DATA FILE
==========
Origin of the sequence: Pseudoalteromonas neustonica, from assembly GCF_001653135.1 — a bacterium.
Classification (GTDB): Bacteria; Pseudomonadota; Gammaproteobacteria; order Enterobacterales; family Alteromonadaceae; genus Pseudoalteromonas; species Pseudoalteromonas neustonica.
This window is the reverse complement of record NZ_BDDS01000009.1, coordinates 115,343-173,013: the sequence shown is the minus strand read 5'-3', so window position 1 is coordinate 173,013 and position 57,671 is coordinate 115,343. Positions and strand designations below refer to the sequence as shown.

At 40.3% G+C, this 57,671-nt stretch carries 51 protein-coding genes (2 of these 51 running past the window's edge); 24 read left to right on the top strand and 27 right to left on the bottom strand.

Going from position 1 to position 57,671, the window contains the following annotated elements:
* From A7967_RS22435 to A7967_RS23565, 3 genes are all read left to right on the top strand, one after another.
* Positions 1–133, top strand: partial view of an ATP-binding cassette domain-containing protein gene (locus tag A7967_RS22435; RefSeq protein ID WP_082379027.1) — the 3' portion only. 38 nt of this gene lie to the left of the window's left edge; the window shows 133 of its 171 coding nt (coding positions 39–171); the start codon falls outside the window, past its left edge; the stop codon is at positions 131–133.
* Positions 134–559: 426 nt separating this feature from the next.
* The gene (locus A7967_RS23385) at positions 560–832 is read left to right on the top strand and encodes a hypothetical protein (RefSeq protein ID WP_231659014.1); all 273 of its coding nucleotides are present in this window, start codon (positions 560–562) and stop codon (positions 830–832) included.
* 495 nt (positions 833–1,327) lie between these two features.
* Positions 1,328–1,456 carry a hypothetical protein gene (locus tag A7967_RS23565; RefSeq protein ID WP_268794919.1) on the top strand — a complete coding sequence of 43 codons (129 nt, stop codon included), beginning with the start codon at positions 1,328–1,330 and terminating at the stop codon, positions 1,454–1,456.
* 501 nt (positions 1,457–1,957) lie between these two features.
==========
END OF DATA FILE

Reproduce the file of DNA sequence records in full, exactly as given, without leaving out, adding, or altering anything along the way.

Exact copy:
Origin of the sequence: Pseudoalteromonas neustonica, from assembly GCF_001653135.1 — a bacterium.
Classification (GTDB): Bacteria; Pseudomonadota; Gammaproteobacteria; order Enterobacterales; family Alteromonadaceae; genus Pseudoalteromonas; species Pseudoalteromonas neustonica.
This window is the reverse complement of record NZ_BDDS01000009.1, coordinates 115,343-173,013: the sequence shown is the minus strand read 5'-3', so window position 1 is coordinate 173,013 and position 57,671 is coordinate 115,343. Positions and strand designations below refer to the sequence as shown.

At 40.3% G+C, this 57,671-nt stretch carries 51 protein-coding genes (2 of these 51 running past the window's edge); 24 read left to right on the top strand and 27 right to left on the bottom strand.

Going from position 1 to position 57,671, the window contains the following annotated elements:
* From A7967_RS22435 to A7967_RS23565, 3 genes are all read left to right on the top strand, one after another.
* Positions 1–133, top strand: partial view of an ATP-binding cassette domain-containing protein gene (locus tag A7967_RS22435; RefSeq protein ID WP_082379027.1) — the 3' portion only. 38 nt of this gene lie to the left of the window's left edge; the window shows 133 of its 171 coding nt (coding positions 39–171); the start codon falls outside the window, past its left edge; the stop codon is at positions 131–133.
* Positions 134–559: 426 nt separating this feature from the next.
* The gene (locus A7967_RS23385) at positions 560–832 is read left to right on the top strand and encodes a hypothetical protein (RefSeq protein ID WP_231659014.1); all 273 of its coding nucleotides are present in this window, start codon (positions 560–562) and stop codon (positions 830–832) included.
* 495 nt (positions 833–1,327) lie between these two features.
* Positions 1,328–1,456 carry a hypothetical protein gene (locus tag A7967_RS23565; RefSeq protein ID WP_268794919.1) on the top strand — a complete coding sequence of 43 codons (129 nt, stop codon included), beginning with the start codon at positions 1,328–1,330 and terminating at the stop codon, positions 1,454–1,456.
* 501 nt (positions 1,457–1,957) lie between these two features.